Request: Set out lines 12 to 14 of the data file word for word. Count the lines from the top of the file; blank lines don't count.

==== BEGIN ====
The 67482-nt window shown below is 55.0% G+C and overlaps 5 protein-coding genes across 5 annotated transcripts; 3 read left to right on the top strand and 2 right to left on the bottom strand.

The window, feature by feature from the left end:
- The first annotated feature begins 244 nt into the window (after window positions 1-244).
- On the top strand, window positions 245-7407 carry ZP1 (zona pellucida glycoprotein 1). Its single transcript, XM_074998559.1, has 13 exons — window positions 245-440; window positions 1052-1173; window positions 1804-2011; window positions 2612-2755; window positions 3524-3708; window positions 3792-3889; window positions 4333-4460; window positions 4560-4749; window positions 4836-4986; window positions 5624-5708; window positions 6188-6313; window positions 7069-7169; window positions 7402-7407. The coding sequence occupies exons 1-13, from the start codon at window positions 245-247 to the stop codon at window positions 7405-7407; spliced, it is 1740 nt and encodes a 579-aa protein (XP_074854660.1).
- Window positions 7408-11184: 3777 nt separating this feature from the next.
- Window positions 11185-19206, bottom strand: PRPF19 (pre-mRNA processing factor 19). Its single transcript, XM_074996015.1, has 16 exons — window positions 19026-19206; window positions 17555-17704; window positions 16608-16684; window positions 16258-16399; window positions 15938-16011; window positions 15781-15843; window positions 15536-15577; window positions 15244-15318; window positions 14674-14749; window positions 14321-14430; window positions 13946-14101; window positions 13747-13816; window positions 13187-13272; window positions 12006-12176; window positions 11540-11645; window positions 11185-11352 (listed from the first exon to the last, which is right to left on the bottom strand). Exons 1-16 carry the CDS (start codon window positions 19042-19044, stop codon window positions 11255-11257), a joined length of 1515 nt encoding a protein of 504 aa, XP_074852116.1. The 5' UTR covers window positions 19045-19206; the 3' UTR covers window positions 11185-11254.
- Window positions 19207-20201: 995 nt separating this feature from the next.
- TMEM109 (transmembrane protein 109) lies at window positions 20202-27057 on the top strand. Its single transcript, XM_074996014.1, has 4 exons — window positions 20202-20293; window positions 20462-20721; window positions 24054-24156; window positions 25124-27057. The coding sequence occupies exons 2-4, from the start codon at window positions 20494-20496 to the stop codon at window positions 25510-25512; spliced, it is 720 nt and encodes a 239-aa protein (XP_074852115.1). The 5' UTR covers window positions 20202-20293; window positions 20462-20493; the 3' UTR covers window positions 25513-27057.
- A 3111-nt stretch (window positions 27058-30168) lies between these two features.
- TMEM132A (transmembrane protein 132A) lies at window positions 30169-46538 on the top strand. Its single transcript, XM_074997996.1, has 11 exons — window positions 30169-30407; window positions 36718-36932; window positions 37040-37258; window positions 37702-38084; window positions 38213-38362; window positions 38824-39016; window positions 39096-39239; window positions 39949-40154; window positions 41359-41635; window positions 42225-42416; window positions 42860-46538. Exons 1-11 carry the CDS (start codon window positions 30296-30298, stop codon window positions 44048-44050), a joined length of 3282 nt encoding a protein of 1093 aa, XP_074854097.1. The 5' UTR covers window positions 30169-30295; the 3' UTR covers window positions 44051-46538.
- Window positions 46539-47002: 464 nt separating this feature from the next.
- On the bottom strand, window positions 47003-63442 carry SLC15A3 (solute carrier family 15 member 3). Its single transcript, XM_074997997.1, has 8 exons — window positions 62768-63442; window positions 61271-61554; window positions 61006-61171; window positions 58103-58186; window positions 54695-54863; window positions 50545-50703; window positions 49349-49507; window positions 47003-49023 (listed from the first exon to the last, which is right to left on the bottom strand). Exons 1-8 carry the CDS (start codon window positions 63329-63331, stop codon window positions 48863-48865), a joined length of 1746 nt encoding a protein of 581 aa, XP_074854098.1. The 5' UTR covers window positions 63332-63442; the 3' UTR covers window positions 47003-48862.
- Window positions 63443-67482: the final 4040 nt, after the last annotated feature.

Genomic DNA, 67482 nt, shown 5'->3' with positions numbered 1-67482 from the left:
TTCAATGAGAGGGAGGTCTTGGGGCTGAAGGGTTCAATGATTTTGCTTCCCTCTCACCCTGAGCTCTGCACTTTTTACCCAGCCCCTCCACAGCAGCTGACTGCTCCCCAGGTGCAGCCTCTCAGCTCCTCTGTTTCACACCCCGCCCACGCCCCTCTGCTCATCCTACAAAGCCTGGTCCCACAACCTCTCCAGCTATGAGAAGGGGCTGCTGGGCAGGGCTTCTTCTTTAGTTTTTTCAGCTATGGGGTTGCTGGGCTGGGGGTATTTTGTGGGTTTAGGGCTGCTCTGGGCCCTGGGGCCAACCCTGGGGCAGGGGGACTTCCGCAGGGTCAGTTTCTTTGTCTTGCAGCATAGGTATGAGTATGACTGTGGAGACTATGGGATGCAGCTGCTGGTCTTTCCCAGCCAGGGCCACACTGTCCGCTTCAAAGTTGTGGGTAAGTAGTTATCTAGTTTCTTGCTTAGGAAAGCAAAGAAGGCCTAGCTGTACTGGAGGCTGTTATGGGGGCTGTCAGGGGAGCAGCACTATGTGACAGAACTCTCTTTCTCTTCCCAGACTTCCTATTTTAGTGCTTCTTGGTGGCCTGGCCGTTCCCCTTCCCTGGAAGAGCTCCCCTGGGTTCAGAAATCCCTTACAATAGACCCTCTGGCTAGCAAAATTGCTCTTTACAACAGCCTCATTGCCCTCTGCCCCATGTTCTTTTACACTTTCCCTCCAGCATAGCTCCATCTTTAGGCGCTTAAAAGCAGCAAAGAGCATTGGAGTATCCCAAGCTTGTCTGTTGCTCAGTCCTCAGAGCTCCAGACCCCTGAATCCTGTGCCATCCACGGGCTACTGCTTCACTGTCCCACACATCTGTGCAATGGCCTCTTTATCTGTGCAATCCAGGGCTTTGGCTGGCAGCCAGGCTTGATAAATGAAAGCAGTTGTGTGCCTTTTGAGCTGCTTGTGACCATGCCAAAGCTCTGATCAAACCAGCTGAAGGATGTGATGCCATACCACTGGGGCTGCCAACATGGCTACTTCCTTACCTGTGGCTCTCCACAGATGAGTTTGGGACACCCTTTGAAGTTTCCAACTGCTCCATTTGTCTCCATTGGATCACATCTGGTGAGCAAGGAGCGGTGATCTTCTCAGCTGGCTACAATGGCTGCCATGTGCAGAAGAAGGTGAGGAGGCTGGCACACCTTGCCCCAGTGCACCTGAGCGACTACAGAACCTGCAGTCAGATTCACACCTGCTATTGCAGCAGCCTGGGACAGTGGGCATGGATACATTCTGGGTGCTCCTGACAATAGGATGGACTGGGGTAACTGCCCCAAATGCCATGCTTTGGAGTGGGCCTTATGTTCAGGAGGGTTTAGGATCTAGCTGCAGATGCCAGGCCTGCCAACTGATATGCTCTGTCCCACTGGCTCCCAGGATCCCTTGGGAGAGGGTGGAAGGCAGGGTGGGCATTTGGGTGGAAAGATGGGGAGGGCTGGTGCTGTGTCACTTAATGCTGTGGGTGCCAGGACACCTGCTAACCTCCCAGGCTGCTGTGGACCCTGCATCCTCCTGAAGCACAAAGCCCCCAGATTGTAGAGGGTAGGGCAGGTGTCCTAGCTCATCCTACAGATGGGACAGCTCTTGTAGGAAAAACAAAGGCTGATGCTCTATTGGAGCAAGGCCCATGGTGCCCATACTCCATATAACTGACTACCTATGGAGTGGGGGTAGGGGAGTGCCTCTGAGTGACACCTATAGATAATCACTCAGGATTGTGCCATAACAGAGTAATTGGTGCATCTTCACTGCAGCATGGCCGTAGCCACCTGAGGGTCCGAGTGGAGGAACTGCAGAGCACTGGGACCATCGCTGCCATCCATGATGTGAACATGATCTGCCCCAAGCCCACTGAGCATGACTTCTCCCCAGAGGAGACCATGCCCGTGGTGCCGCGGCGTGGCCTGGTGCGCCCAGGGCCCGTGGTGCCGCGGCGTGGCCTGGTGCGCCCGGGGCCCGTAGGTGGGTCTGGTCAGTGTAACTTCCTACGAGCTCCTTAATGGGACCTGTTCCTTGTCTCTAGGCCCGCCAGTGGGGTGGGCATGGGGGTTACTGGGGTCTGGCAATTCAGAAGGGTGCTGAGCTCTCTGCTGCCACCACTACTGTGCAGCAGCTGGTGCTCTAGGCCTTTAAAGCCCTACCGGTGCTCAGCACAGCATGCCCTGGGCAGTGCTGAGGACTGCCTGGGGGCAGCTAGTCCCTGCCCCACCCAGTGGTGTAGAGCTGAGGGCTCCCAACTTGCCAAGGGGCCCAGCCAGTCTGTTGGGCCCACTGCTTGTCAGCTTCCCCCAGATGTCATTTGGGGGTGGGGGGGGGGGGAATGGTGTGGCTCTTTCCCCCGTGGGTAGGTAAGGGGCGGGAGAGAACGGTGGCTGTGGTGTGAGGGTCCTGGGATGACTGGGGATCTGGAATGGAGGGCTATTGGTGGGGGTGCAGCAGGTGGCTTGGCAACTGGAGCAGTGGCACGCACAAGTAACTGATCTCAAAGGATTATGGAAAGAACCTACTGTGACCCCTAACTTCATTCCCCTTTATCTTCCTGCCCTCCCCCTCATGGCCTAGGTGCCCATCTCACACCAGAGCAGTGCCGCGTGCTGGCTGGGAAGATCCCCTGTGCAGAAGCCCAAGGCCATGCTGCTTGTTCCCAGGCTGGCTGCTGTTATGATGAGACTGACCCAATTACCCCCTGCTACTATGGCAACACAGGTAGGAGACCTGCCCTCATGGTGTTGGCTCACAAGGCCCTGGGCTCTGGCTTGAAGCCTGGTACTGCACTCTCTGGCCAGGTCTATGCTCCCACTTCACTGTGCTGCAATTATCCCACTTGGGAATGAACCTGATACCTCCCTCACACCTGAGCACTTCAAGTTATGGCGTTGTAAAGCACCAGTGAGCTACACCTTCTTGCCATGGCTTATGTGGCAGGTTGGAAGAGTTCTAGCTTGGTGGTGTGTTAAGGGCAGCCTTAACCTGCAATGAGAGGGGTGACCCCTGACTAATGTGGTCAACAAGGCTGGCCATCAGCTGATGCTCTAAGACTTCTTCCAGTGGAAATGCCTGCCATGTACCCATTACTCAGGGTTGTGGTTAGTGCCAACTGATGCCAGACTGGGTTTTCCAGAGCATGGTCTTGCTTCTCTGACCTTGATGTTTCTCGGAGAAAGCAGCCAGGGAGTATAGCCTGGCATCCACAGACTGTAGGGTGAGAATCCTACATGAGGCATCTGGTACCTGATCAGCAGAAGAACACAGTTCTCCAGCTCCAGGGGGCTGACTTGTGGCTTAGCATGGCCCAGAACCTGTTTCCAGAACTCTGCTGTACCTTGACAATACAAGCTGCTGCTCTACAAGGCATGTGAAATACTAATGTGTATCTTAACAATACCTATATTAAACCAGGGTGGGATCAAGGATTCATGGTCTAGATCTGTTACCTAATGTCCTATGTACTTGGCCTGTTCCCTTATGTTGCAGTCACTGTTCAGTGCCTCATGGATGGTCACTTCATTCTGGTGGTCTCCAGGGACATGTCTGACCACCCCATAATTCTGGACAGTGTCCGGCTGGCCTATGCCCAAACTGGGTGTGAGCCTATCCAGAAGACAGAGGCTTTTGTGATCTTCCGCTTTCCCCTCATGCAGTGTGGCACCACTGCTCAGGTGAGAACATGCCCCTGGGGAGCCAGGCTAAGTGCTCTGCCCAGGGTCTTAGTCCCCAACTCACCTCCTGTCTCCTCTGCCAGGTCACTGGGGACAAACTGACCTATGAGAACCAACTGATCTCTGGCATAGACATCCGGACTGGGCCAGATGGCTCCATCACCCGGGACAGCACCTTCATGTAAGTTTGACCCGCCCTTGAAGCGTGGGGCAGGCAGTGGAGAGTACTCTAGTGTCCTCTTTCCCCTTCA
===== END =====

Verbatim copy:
- On the bottom strand, window positions 47003-63442 carry SLC15A3 (solute carrier family 15 member 3). Its single transcript, XM_074997997.1, has 8 exons — window positions 62768-63442; window positions 61271-61554; window positions 61006-61171; window positions 58103-58186; window positions 54695-54863; window positions 50545-50703; window positions 49349-49507; window positions 47003-49023 (listed from the first exon to the last, which is right to left on the bottom strand). Exons 1-8 carry the CDS (start codon window positions 63329-63331, stop codon window positions 48863-48865), a joined length of 1746 nt encoding a protein of 581 aa, XP_074854098.1. The 5' UTR covers window positions 63332-63442; the 3' UTR covers window positions 47003-48862.
- Window positions 63443-67482: the final 4040 nt, after the last annotated feature.

Genomic DNA, 67482 nt, shown 5'->3' with positions numbered 1-67482 from the left: